Charlotte Church joins march against austerity cuts
Hundreds of people have marched through Cardiff city centre to protest against budget and austerity cuts.
Protesters gathered on Queen Street at 13:00 BST for the event organised by the Cardiff's People Assembly,
It follows a similar rally two days after the general election, which saw singer Charlotte Church launch an attack on the Conservative party.
Church joined the march for the second week running.
Warning against a "Tory ideology of greed and money", Saturday's protest was also supported on Twitter by Welsh actor Michael Sheen.
Police estimated over 500 people were at the event, whilst organisers put the figure closer to 1,000.
The Conservative Party has been asked to comment on the march.
Organiser Jamie Insole said: "I am thrilled that Michael has chosen to support this event.
"With 74% of new Welsh jobs below the living wage, the weeping sore of the bedroom tax and communities confronting record cuts, we need a grass roots movement to push back."
Fellow organiser Adam Johannes said: "In 1945, Britain was bankrupt, in debt, with a higher deficit than now and yet the government built half-a-million council houses, founded the NHS, launched the welfare state.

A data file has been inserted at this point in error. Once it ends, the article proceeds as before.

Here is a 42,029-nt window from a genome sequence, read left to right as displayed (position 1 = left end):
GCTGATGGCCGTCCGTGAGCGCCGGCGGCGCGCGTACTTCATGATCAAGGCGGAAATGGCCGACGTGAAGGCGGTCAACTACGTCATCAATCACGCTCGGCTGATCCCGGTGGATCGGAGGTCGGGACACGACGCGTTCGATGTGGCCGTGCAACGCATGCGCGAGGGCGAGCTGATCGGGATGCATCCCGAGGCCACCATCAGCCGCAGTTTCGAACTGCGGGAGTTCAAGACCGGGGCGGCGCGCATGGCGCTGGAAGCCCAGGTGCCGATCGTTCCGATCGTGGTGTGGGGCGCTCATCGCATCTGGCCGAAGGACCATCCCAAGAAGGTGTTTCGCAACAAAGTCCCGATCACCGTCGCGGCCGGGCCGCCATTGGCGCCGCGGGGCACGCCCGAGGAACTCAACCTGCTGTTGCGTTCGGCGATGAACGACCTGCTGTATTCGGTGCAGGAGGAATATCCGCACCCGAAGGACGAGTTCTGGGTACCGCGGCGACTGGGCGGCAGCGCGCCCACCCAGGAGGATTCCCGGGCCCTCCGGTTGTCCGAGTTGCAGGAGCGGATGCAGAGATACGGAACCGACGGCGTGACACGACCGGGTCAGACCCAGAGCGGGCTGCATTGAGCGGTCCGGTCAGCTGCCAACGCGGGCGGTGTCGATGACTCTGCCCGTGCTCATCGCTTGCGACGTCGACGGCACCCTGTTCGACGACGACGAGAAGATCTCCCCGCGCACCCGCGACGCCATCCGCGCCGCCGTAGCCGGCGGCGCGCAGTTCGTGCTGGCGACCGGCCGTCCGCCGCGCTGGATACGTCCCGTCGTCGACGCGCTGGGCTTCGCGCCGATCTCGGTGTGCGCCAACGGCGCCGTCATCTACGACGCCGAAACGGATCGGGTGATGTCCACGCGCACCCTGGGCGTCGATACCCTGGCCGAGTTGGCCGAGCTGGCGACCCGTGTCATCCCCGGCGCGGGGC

"We do not accept a government that less than quarter of people actually voted for can take that away from us."
Parents Bob and Emma Gwinnett-Davies joined the rally after what they called a "devastating general election result".
Speaking to BBC Wales, Mrs Gwinnet-Davies said she was concerned about her son's future concerning the NHS and free healthcare.
She added they were "not happy about the changing face of this country and the cuts that are happening".
Although at the forefront of the previous march, Ms Church chose a less prominent role on Saturday and decided to stay among the crowds.
'Mad as hell'
At the first march the mother of two addressed around 200 campaigners on Queen Street and carried a placard which read she was "mad as hell".
Welsh Conservatives leader Andrew RT Davies hit back at Ms Church's comments, calling them "unfortunate and unbecoming", and describing her as "champagne socialist".